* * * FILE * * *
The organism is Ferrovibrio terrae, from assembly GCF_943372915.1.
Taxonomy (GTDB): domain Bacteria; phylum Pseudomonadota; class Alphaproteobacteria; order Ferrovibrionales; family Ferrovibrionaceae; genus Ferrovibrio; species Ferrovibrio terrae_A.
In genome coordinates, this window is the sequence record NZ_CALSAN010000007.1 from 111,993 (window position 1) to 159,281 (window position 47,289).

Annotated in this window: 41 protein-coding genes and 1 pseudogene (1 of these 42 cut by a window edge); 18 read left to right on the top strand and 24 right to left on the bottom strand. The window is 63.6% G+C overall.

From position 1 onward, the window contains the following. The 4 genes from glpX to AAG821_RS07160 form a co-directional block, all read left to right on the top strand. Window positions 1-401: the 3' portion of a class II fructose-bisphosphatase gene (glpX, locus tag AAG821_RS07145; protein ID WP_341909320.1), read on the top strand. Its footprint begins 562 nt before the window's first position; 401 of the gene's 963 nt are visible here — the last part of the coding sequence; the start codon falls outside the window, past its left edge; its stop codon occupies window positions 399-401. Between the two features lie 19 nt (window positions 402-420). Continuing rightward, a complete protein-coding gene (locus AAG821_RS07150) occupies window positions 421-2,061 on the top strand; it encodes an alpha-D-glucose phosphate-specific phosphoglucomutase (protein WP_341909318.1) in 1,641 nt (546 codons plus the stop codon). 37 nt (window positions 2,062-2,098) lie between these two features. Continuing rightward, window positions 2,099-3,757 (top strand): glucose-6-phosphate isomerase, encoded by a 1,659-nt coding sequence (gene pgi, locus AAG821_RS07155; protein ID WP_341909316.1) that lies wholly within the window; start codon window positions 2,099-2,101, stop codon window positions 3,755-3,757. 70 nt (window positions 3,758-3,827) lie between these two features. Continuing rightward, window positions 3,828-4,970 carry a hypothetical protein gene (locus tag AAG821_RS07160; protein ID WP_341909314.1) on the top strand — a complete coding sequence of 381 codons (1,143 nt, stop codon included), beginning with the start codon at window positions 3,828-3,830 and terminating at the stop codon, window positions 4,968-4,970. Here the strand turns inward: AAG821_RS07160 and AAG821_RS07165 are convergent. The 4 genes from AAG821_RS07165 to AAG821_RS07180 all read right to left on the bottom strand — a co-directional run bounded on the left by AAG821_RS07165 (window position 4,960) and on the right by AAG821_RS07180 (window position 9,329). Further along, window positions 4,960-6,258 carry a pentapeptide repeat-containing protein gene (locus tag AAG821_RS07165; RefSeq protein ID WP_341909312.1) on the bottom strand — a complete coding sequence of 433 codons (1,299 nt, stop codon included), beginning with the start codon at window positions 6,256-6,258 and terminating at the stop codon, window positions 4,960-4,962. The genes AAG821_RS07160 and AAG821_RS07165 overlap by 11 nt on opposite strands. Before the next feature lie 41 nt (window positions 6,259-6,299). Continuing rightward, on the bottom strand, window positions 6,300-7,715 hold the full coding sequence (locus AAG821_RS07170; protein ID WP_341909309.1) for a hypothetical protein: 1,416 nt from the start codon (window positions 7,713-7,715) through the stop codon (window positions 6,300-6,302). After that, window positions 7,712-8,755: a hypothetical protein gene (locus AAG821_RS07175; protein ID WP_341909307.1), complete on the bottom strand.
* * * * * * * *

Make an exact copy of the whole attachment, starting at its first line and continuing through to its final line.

The organism is Ferrovibrio terrae, from assembly GCF_943372915.1.
Taxonomy (GTDB): domain Bacteria; phylum Pseudomonadota; class Alphaproteobacteria; order Ferrovibrionales; family Ferrovibrionaceae; genus Ferrovibrio; species Ferrovibrio terrae_A.
In genome coordinates, this window is the sequence record NZ_CALSAN010000007.1 from 111,993 (window position 1) to 159,281 (window position 47,289).

Annotated in this window: 41 protein-coding genes and 1 pseudogene (1 of these 42 cut by a window edge); 18 read left to right on the top strand and 24 right to left on the bottom strand. The window is 63.6% G+C overall.

From position 1 onward, the window contains the following. The 4 genes from glpX to AAG821_RS07160 form a co-directional block, all read left to right on the top strand. Window positions 1-401: the 3' portion of a class II fructose-bisphosphatase gene (glpX, locus tag AAG821_RS07145; protein ID WP_341909320.1), read on the top strand. Its footprint begins 562 nt before the window's first position; 401 of the gene's 963 nt are visible here — the last part of the coding sequence; the start codon falls outside the window, past its left edge; its stop codon occupies window positions 399-401. Between the two features lie 19 nt (window positions 402-420). Continuing rightward, a complete protein-coding gene (locus AAG821_RS07150) occupies window positions 421-2,061 on the top strand; it encodes an alpha-D-glucose phosphate-specific phosphoglucomutase (protein WP_341909318.1) in 1,641 nt (546 codons plus the stop codon). 37 nt (window positions 2,062-2,098) lie between these two features. Continuing rightward, window positions 2,099-3,757 (top strand): glucose-6-phosphate isomerase, encoded by a 1,659-nt coding sequence (gene pgi, locus AAG821_RS07155; protein ID WP_341909316.1) that lies wholly within the window; start codon window positions 2,099-2,101, stop codon window positions 3,755-3,757. 70 nt (window positions 3,758-3,827) lie between these two features. Continuing rightward, window positions 3,828-4,970 carry a hypothetical protein gene (locus tag AAG821_RS07160; protein ID WP_341909314.1) on the top strand — a complete coding sequence of 381 codons (1,143 nt, stop codon included), beginning with the start codon at window positions 3,828-3,830 and terminating at the stop codon, window positions 4,968-4,970. Here the strand turns inward: AAG821_RS07160 and AAG821_RS07165 are convergent. The 4 genes from AAG821_RS07165 to AAG821_RS07180 all read right to left on the bottom strand — a co-directional run bounded on the left by AAG821_RS07165 (window position 4,960) and on the right by AAG821_RS07180 (window position 9,329). Further along, window positions 4,960-6,258 carry a pentapeptide repeat-containing protein gene (locus tag AAG821_RS07165; RefSeq protein ID WP_341909312.1) on the bottom strand — a complete coding sequence of 433 codons (1,299 nt, stop codon included), beginning with the start codon at window positions 6,256-6,258 and terminating at the stop codon, window positions 4,960-4,962. The genes AAG821_RS07160 and AAG821_RS07165 overlap by 11 nt on opposite strands. Before the next feature lie 41 nt (window positions 6,259-6,299). Continuing rightward, on the bottom strand, window positions 6,300-7,715 hold the full coding sequence (locus AAG821_RS07170; protein ID WP_341909309.1) for a hypothetical protein: 1,416 nt from the start codon (window positions 7,713-7,715) through the stop codon (window positions 6,300-6,302). After that, window positions 7,712-8,755: a hypothetical protein gene (locus AAG821_RS07175; protein ID WP_341909307.1), complete on the bottom strand.